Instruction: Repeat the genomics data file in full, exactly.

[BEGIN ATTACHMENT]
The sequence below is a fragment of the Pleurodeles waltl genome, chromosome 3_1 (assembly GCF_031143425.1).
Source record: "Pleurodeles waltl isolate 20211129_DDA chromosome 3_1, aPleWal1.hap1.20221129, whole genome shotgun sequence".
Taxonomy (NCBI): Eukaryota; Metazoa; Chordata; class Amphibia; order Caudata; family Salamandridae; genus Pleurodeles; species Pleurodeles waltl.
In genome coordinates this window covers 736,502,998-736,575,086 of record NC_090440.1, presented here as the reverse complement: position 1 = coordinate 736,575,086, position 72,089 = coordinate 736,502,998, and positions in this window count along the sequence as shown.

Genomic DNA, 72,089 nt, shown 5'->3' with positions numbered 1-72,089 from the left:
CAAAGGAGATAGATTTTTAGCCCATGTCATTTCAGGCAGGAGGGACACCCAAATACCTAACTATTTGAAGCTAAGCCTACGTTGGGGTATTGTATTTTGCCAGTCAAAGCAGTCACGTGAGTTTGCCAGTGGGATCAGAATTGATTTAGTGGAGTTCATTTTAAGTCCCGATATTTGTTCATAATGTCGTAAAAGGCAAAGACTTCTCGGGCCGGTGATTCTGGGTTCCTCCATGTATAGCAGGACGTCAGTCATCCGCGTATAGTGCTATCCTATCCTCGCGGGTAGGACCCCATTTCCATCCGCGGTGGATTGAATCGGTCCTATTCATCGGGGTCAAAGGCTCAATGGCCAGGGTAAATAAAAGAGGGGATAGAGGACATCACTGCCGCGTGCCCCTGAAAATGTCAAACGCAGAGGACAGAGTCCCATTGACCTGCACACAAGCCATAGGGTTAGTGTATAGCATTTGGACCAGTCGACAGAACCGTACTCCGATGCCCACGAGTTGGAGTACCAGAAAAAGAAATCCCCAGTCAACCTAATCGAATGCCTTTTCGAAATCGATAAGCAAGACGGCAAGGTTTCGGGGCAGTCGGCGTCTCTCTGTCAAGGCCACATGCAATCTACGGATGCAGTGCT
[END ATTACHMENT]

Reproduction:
The sequence below is a fragment of the Pleurodeles waltl genome, chromosome 3_1 (assembly GCF_031143425.1).
Source record: "Pleurodeles waltl isolate 20211129_DDA chromosome 3_1, aPleWal1.hap1.20221129, whole genome shotgun sequence".
Taxonomy (NCBI): Eukaryota; Metazoa; Chordata; class Amphibia; order Caudata; family Salamandridae; genus Pleurodeles; species Pleurodeles waltl.
In genome coordinates this window covers 736,502,998-736,575,086 of record NC_090440.1, presented here as the reverse complement: position 1 = coordinate 736,575,086, position 72,089 = coordinate 736,502,998, and positions in this window count along the sequence as shown.

Genomic DNA, 72,089 nt, shown 5'->3' with positions numbered 1-72,089 from the left:
CAAAGGAGATAGATTTTTAGCCCATGTCATTTCAGGCAGGAGGGACACCCAAATACCTAACTATTTGAAGCTAAGCCTACGTTGGGGTATTGTATTTTGCCAGTCAAAGCAGTCACGTGAGTTTGCCAGTGGGATCAGAATTGATTTAGTGGAGTTCATTTTAAGTCCCGATATTTGTTCATAATGTCGTAAAAGGCAAAGACTTCTCGGGCCGGTGATTCTGGGTTCCTCCATGTATAGCAGGACGTCAGTCATCCGCGTATAGTGCTATCCTATCCTCGCGGGTAGGACCCCATTTCCATCCGCGGTGGATTGAATCGGTCCTATTCATCGGGGTCAAAGGCTCAATGGCCAGGGTAAATAAAAGAGGGGATAGAGGACATCACTGCCGCGTGCCCCTGAAAATGTCAAACGCAGAGGACAGAGTCCCATTGACCTGCACACAAGCCATAGGGTTAGTGTATAGCATTTGGACCAGTCGACAGAACCGTACTCCGATGCCCACGAGTTGGAGTACCAGAAAAAGAAATCCCCAGTCAACCTAATCGAATGCCTTTTCGAAATCGATAAGCAAGACGGCAAGGTTTCGGGGCAGTCGGCGTCTCTCTGTCAAGGCCACATGCAATCTACGGATGCAGTGCT